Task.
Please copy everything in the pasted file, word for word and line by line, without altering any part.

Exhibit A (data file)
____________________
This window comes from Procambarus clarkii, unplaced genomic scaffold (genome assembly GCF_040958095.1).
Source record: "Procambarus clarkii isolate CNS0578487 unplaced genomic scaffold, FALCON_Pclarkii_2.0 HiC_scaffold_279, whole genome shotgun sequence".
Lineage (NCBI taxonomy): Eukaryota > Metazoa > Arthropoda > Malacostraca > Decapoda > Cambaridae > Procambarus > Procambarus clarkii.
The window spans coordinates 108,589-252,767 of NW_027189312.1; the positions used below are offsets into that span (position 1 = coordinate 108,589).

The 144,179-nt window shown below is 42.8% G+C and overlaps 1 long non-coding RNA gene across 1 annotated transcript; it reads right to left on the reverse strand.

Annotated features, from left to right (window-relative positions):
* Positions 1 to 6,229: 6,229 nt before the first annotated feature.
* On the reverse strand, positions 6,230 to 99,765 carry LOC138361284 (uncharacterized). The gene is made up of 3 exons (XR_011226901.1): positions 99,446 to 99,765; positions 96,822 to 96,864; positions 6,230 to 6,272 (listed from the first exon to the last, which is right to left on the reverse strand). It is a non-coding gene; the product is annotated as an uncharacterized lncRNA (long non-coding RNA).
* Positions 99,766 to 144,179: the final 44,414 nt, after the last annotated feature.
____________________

This window comes from Procambarus clarkii, unplaced genomic scaffold (genome assembly GCF_040958095.1).
Source record: "Procambarus clarkii isolate CNS0578487 unplaced genomic scaffold, FALCON_Pclarkii_2.0 HiC_scaffold_279, whole genome shotgun sequence".
Lineage (NCBI taxonomy): Eukaryota > Metazoa > Arthropoda > Malacostraca > Decapoda > Cambaridae > Procambarus > Procambarus clarkii.
The window spans coordinates 108,589-252,767 of NW_027189312.1; the positions used below are offsets into that span (position 1 = coordinate 108,589).

The 144,179-nt window shown below is 42.8% G+C and overlaps 1 long non-coding RNA gene across 1 annotated transcript; it reads right to left on the reverse strand.

Annotated features, from left to right (window-relative positions):
* Positions 1 to 6,229: 6,229 nt before the first annotated feature.
* On the reverse strand, positions 6,230 to 99,765 carry LOC138361284 (uncharacterized). The gene is made up of 3 exons (XR_011226901.1): positions 99,446 to 99,765; positions 96,822 to 96,864; positions 6,230 to 6,272 (listed from the first exon to the last, which is right to left on the reverse strand). It is a non-coding gene; the product is annotated as an uncharacterized lncRNA (long non-coding RNA).
* Positions 99,766 to 144,179: the final 44,414 nt, after the last annotated feature.